There is also the “school yard bully” complex.  If indeed Israel is acting like a spoiled child acting with impunity, as Mr. Erdogan has described, then the only way to enter into normal diplomatic relations may be to take a strong but measured stance that earns Turkey respect from Israel.  As Turkey’s Foreign Minister Ahmet Davutoglu indicated, an apology for the flotilla attack and compensation for the dead and wounded might lead to the restoration of normal diplomatic ties and that: “The time has come for Israel to pay a price for its illegal action.  The price, first of all, is being deprived of Turkey’s friendship.

Deprived of its regional allies, dealing with a wave of mass economic protests at home, and dependent on a financially imperilled and militarily overstretched United States, there are signs that an increasingly isolated Israel may be listening.  Almost uncharacteristically for the Netanyahu government, an Israeli official responded to Turkey’s recent moves by stating: “We are deliberately adopting a policy of restraint.  We want to contain the problem and solve the problem, and that won’t be done by exchanging harsh words.”  This stands in stark contrast to earlier hubris displayed in January 2010 when Israel embarrassed Turkey’s ambassador, who had been summoned by Deputy Foreign Minister Danny Ayalon to receive an official reprimand over a controversial Turkish television show.  Ayalon refused to shake hands and the Turkish Ambassador was forced to sit in a visibly lower seat below Ayalon, who remarked in Hebrew that “we just want it to be seen that he is seated below us and that there is only one flag here.

Turkish popularity for championing the beleaguered Palestinians might even be able to divert attention away from its oppression of its Kurdish minority. Whether or not Turkey is able to resolve the issue peacefully, reports have indicated that Israel recently considered cooperating with and arming the Kurdish PKK, a registered terrorist organisation in the European Union and United States.  However, in a sign of just how bad Israel’s diplomatic isolation has become, the PKK responded to the report by demanding an apology from Israel for its role in the capture of the PKK’s imprisoned leader Abdullah Öcalan in 1999.

Turkey’s stance towards Israel may force Washington and Brussels to find incentives placate Ankara and re-establish good relations with Israel.  This could come in the form of a push to advance Turkey’s stalled entry into the European Union.  Of course that depends on the Turkish government still pursuing ascension after decades of failed attempts and a perception that this exclusion may be based on Turkey being Muslim in Christian Europe.  Europe may also be a less desirable partner for Turkey due to the EU’s serious financial problems that contrast starkly to the growing Asian economies to Turkey’s East.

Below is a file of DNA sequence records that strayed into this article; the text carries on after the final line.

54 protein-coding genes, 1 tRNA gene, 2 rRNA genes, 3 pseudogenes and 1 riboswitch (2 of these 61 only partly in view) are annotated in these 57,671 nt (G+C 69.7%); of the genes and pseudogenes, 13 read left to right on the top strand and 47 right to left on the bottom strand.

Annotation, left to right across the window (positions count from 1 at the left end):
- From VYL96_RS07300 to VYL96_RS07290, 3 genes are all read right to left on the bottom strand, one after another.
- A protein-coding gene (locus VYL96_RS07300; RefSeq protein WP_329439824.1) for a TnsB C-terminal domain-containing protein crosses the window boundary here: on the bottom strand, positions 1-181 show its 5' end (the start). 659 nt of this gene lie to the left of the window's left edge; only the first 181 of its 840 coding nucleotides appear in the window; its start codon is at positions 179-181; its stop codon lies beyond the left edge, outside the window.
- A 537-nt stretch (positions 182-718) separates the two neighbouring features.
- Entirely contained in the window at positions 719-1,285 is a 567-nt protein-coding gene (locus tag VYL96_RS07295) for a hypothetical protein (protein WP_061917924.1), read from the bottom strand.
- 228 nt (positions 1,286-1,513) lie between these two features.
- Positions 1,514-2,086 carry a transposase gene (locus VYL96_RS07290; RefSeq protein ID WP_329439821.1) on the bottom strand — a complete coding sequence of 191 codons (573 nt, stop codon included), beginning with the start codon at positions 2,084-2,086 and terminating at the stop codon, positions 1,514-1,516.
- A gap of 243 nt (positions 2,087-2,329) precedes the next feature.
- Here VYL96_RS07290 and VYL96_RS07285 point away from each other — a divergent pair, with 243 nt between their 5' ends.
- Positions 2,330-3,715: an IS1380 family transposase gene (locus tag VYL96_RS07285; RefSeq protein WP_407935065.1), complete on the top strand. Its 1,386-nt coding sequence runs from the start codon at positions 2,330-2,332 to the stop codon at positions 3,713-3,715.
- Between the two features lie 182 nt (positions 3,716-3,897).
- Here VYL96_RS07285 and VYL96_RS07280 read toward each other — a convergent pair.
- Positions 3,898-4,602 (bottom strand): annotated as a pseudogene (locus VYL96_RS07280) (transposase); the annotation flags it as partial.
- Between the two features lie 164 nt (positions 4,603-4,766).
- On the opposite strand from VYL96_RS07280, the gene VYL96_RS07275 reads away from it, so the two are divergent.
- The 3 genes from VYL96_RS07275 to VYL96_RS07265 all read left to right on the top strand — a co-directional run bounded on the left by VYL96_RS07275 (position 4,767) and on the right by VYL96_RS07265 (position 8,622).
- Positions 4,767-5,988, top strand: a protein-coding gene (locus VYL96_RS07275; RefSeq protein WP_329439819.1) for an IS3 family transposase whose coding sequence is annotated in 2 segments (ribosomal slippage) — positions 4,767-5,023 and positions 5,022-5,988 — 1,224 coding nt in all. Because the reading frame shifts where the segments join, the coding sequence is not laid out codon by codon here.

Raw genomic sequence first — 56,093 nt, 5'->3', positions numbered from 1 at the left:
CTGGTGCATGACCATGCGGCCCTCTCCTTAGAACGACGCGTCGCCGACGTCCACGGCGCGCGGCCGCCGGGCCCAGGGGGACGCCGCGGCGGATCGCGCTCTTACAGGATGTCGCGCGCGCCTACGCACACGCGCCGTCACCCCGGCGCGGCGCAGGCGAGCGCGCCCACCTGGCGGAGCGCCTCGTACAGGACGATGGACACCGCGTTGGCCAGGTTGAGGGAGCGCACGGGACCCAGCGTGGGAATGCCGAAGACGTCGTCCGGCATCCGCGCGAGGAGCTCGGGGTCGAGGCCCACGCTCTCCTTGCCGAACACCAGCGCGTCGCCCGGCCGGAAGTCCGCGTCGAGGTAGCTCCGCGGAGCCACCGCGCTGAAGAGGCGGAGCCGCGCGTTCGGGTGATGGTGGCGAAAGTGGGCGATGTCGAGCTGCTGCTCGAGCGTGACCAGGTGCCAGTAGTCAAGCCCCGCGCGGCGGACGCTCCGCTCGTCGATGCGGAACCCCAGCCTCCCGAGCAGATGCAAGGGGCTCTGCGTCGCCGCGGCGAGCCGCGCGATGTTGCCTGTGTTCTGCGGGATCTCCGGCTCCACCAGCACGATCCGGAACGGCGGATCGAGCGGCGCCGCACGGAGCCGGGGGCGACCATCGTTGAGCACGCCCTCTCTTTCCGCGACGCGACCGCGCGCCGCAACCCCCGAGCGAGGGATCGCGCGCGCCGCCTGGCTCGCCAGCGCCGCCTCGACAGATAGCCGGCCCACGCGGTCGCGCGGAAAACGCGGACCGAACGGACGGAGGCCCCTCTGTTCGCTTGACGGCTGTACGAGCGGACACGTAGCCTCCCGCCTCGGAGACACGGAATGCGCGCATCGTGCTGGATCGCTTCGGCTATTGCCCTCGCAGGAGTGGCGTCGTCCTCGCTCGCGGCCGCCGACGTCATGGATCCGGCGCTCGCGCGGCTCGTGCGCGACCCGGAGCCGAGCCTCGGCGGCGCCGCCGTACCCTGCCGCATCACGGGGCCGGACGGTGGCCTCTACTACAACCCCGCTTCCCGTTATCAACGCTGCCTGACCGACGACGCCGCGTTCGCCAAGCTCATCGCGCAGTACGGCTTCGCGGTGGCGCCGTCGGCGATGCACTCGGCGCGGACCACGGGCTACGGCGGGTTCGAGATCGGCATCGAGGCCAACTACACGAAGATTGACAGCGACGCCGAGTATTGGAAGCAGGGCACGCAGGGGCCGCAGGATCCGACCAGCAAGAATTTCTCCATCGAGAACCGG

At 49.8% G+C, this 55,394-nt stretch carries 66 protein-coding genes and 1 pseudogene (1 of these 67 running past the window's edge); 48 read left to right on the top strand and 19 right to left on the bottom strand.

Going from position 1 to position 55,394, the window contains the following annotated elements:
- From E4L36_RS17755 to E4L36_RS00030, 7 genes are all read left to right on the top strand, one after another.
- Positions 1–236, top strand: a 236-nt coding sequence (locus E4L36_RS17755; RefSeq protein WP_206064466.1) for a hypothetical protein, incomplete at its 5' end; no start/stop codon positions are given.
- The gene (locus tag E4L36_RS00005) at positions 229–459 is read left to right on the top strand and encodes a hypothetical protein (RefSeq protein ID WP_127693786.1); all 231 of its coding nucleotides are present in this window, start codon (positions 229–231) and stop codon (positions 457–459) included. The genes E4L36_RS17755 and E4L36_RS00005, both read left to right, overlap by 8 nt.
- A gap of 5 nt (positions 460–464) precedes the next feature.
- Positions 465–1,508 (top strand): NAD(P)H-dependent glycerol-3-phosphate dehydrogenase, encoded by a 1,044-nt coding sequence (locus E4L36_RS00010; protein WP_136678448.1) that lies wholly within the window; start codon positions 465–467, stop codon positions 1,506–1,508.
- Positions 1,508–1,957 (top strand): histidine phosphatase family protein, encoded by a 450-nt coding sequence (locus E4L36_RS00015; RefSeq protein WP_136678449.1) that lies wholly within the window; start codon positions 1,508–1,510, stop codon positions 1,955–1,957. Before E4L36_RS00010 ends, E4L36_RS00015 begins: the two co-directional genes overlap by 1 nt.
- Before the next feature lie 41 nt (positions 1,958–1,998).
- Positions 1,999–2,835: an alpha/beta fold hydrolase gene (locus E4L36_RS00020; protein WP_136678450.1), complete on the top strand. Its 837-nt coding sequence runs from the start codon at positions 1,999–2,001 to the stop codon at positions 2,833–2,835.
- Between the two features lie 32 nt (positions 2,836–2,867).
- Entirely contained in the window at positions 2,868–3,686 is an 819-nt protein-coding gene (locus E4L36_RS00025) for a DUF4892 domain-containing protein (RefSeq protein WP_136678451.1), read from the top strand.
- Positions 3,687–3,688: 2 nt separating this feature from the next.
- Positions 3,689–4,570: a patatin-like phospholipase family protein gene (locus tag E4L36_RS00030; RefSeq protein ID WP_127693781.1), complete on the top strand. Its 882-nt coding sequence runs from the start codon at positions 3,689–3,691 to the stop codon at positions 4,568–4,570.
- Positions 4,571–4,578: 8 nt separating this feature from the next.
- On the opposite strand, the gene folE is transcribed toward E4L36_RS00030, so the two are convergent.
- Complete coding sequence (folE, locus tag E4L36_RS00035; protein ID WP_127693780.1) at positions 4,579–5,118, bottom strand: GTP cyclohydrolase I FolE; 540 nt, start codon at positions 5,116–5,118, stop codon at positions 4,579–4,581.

In the end, it is unlikely that the Turkish-Israeli conflict will develop into anything more than a diplomatic row.  Turkey and Israel are both integrated into the Western system.  Unlike Israel, Turkey is a full NATO member.  As its only Muslim member, it is a key link between the West and Muslim world.  Turkey has Europe’s largest army and enjoys robust economic growth.  The United States and Europe will likely not allow Turkey’s war-of-words to escalate into military action.  Ultimately the United States would likely make use of its 6th fleet in the Mediterranean Sea to prevent war.

This means that for now Mr. Erdogan’s government can reap the rewards of its foreign policy while a baffled Israeli Prime Minister Benjamin Netanyahu grapples with an increasingly democratic Middle East.  While Mr. Erdogan’s support for Gaza and the Palestinians may be genuine, as shown by his public argument with Israeli President Shimon Peres at Davos in 2009, without the real threat of military confrontation this means that Turkey’s tough stance towards Israel and strong support for the Palestinians will further enhance its regional standing, present many potential diplomatic and trade gains, and bolster the popularity of the Erdogan government domestically.  In the process, the moves may even help a Palestinian people who, as with Turkey’s attempts at entry into the European Union, have gotten nowhere after decades of peace talks brokered by Western powers.